Hawaii has granted visitors access to medical marijuana, a move that is likely to have potential benefits to travelers but most importantly to patients and the state-licensed medical cannabis businesses.
With the latest development, out-of-state visitors can now access medical cannabis easily during their stay in Hawaii. This follows the establishment of a program, which offers 329-OSP cards to non-residents with proper medical credentials.
The patients will be eligible to take part if their use for medical cannabis meets one or more qualifying conditions recognized by the state. Besides, the traveler is also required to have a valid medical cannabis registration from any other state or territory within the U.S and a valid ID (government-issued) from the same state. Visitors are allowed to apply for the card by making payment for a fee and then completing the application with the Hawaii Department of Health online. This process can be done up to 60 days before arrival.
According to Pedro Haro (Hawaii Educational Association for Therapeutic Healthcare Executive director), the state Department of Health has done its best to make the application process is as easy as possible as it has set up an amazing new electronic portal to enhance access. “The application is now available on the Department of Health website, and the process takes about 10 minutes,” said Pedro while speaking to Cannabis Business Times.
With the card, patients can access medical marijuana from dispensaries within Hawaii for 60 days after which the card can be renewed if the visitor requires additional time.
Currently, there are dispensaries in around three locations, including islands of Maui, O’ahu, Hawai’i islands and Kaua’i, but there are no dispensaries on Moloka’i and Lana’i islands. The program provides that all out-of-state patients issued with the 329-OSP card will be able to shop at any of the dispensaries within the state and can also possess up to four ounces of usable cannabis legally. However, according to Haro, the state has some rules on the transportation of medical marijuana.
“The federal law provides that a sealed, opaque container must be used in the transportation of cannabis products, he added. “It also prohibits the transportation of cannabis on federal lands or over the ocean. Thus, patients may not be allowed to transport cannabis products inter-island, between the America continent or within any national park in Hawaii.”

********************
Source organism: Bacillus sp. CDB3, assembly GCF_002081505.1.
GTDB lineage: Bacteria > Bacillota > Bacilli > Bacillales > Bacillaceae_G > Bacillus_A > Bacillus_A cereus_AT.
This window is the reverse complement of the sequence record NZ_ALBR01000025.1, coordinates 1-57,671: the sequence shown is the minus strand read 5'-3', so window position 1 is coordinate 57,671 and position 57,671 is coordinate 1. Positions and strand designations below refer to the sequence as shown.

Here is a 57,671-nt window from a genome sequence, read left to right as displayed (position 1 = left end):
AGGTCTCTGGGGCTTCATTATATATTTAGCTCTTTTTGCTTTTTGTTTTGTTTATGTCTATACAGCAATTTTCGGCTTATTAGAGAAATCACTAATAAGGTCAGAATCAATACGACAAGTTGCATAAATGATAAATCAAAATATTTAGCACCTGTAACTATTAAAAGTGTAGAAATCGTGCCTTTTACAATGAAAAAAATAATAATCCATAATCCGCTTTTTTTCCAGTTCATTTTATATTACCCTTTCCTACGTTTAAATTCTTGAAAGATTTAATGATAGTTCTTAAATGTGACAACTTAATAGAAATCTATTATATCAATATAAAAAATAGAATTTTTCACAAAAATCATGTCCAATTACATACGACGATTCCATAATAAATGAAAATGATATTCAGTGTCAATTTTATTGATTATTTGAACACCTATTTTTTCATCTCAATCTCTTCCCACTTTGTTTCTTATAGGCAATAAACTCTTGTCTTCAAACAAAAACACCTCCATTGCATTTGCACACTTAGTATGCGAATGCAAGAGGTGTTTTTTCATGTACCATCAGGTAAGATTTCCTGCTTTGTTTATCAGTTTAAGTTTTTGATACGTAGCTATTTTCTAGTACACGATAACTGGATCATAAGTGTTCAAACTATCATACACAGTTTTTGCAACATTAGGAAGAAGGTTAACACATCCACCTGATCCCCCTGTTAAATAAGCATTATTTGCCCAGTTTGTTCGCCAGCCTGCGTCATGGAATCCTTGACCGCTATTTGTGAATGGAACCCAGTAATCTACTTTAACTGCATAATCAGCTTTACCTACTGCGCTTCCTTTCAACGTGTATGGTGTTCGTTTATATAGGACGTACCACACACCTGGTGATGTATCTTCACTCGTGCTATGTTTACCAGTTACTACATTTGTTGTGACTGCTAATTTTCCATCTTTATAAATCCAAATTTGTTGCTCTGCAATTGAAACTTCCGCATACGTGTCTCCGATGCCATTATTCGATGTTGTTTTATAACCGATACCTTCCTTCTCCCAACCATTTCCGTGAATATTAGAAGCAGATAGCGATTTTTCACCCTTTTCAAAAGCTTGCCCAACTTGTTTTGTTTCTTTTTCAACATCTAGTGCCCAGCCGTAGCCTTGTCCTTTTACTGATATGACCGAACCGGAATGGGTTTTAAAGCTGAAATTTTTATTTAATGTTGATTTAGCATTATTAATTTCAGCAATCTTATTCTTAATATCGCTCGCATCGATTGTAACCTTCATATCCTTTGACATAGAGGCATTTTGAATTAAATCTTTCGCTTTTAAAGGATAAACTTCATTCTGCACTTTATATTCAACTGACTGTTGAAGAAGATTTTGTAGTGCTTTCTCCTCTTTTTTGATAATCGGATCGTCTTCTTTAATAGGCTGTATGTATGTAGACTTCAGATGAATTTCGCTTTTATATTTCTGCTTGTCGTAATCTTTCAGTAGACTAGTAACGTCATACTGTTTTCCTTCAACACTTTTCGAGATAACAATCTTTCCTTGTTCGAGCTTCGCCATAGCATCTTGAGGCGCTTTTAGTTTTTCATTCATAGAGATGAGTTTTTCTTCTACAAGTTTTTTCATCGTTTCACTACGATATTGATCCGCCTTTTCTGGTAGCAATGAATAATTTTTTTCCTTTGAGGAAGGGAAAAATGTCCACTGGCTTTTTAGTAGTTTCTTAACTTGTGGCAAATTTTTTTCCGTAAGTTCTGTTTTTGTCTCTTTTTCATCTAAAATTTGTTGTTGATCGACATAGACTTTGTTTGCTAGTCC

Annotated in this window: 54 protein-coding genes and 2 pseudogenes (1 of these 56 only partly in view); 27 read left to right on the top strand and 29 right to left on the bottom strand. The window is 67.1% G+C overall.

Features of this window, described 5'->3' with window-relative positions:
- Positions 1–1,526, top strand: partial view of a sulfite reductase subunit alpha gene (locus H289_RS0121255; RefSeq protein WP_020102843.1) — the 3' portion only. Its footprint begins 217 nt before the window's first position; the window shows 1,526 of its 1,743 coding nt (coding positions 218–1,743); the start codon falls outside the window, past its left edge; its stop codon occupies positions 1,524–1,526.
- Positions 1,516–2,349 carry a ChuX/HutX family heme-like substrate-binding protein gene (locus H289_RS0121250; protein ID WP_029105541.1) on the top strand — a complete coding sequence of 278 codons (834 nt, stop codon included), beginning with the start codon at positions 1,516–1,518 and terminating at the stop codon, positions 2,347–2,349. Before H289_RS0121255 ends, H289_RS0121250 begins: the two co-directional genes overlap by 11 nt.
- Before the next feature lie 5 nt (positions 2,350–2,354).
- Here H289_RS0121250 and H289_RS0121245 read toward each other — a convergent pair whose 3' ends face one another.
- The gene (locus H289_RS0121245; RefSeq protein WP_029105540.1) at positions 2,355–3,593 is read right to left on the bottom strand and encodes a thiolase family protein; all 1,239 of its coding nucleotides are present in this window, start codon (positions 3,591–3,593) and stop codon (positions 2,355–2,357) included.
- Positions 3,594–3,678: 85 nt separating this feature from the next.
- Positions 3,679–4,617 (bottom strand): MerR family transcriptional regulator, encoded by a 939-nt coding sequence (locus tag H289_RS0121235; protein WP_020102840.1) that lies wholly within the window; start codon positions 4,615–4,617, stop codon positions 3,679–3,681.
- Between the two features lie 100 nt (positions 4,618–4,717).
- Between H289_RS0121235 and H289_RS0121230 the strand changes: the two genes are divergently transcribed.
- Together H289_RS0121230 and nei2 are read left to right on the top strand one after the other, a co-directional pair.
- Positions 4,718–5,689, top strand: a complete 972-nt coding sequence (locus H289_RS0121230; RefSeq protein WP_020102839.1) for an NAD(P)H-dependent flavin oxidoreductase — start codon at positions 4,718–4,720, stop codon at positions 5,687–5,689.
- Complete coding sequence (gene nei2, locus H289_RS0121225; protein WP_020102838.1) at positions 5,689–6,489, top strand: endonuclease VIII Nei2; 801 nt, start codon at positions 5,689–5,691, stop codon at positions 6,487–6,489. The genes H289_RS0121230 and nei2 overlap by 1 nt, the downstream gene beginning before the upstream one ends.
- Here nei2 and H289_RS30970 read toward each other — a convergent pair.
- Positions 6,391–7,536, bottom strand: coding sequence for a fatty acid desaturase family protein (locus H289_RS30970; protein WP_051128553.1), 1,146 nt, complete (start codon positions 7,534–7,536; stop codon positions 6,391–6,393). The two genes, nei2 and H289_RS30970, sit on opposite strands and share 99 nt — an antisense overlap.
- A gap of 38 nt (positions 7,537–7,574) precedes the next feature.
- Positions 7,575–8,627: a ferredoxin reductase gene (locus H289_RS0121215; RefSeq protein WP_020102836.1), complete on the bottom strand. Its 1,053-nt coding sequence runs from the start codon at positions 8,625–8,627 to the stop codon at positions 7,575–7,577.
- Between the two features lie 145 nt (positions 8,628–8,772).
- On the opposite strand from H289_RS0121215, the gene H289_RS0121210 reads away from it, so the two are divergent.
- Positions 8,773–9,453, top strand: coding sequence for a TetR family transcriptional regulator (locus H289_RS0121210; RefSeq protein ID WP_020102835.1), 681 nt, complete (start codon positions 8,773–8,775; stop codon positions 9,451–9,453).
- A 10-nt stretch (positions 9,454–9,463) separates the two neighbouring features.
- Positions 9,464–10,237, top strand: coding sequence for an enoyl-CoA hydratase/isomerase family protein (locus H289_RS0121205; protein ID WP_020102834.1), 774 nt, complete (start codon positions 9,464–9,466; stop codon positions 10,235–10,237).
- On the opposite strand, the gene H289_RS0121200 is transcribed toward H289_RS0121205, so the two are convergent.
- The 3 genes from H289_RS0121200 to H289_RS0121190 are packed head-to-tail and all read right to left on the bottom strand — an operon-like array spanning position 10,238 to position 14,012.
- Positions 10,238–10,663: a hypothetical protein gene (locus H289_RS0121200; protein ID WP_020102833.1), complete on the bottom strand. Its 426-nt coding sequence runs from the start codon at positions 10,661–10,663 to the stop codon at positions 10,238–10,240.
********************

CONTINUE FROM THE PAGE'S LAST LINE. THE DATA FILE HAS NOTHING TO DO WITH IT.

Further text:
It is also important for visitors to understand that the state has strict laws regarding smoking, noted Haro.
“Hawaii has one of the most rigorous laws on smoking in the country,” said Haro. “This means that there is a prohibition of vaporization or smoking of any product in all public areas, which includes stores, hotels and restaurants. Moreover, smoking is not allowed in state and county parks, beaches and within rental vehicles.”
Fortunately, non-smokable cannabis products are available in most of the state-licensed dispensaries, but edible cannabis products are prohibited, he added. Some of these non-smokable products include capsules, topical, tinctures, lozenges, concentrates and extracted oils.
In conclusion, granting out-of-state visitors will have a positive impact on the patients and most importantly the medical cannabis businesses in the state, noted Haro.
“Cannabis patients in need of legal access to safe cannabis products make calls and send emails to the dispensary operators while traveling to the islands, he added. “The new program is a great measure that will ensure that the visitors get access to cannabis products without causing any undesirable impact to the residents.”
The 329-OSP card could also offer significant benefits to medical marijuana patients living in Hawaii, Haro noted. “With the electronic card system being now available to residents, it will help expedite card processing. This will promote the sharing of the high compliance costs for dispensaries among more patients, which will eventually make the products relatively affordable for all patients. Thus, this is a win-win situation for all the parties involved.”